Parasite infection, but not immune response, influences paternity in western bluebirds

Project Author
Issue Date
2015-02-01
Authors
Jacobs, Anne
Fair, Jeanne
Zuk, Marlene
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This article will become available to the public on February 1, 2016.
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Keywords
Avian malaria , Extra-pair paternity , Immunity , Mate choice , Sialia mexicana
Abstract
Parasites can impose heavy costs on their hosts, and females may benefit from selecting mates that are parasite resistant and/or have a stronger immune response. Trade-offs between immune response and sexual signaling have been proposed as a mechanism to ensure signal honesty. Much of the work on sexual signaling and immune response does not consider parasites directly and thus cannot confirm whether a stronger immune response necessarily results in lower parasite burdens. Also, immunity is costly, and these costs can lower the overall fitness of individuals with too strong of an immune response. Males with immune responses of intermediate strength are therefore expected to be preferred by females and have the highest reproductive success. We tested whether immune response and blood parasite loads relate to sexual signaling and mating preferences in western bluebirds (Sialia mexicana). Immunity did not predict male reproductive success when considering either within- or extra-pair offspring, although a stronger immune response was correlated with lower parasite loads. However, uninfected males were more likely to sire extra-pair offspring than males infected with avian malaria. Thus, females were more likely to mate with uninfected males but not necessarily males with a stronger immune response. Our results may indicate that females select parasite-resistant males as mates to gain resistance genes for their offspring or that infected males are less likely to pursue extra-pair copulations.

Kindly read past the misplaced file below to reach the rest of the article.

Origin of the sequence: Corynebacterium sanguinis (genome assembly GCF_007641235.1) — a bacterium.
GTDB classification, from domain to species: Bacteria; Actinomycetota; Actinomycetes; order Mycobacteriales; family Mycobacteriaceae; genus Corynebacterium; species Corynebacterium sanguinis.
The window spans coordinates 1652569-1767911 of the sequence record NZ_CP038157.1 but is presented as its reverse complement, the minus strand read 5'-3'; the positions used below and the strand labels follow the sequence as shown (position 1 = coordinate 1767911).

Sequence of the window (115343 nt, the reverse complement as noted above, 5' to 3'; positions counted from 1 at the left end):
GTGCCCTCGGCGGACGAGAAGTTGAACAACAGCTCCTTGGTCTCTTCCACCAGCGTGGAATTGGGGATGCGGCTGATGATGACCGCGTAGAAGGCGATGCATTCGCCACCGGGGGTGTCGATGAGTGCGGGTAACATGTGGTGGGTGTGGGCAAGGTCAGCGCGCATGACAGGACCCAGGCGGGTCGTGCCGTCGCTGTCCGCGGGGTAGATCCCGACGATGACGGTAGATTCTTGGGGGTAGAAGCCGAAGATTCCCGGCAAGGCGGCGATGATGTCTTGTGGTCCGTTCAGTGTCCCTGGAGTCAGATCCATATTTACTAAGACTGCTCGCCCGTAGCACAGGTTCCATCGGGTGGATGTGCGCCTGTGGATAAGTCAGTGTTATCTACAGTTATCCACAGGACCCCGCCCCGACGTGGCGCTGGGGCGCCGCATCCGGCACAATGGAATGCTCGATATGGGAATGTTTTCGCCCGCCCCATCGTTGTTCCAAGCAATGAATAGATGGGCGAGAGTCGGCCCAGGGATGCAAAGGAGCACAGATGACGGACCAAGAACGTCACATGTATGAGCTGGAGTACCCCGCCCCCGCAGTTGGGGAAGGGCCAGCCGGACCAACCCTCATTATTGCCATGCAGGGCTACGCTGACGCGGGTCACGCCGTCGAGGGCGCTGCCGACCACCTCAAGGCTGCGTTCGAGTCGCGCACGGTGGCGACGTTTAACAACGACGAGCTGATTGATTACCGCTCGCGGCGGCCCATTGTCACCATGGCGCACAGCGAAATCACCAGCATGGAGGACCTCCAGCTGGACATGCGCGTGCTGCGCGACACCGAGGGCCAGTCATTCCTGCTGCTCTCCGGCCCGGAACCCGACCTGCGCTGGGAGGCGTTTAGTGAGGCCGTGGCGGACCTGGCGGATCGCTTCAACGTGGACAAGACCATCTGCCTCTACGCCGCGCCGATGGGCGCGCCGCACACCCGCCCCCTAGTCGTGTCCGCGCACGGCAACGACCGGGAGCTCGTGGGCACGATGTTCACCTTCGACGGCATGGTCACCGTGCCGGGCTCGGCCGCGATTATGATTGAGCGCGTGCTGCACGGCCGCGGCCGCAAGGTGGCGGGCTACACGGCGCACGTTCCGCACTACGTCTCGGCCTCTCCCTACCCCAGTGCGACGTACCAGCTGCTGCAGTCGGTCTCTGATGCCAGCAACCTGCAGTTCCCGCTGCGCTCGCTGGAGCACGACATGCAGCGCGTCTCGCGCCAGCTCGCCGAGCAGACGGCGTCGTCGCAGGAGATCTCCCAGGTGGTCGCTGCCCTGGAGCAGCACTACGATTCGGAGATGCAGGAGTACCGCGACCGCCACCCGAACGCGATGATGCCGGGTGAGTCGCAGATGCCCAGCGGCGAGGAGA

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Biology
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The final publication is available at Springer via http://dx.doi.org/10.1007/s00265-014-1832-6.
Citation
Jacobs, Anne C., Jeanne M. Fair, and Marlene Zuk. 2015. "Parasite infection, but not immune response, influences paternity in western bluebirds." Behavioral Ecology and Sociobiology 69, no. 2: 193-203.
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Postprint
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Springer Berlin Heidelberg
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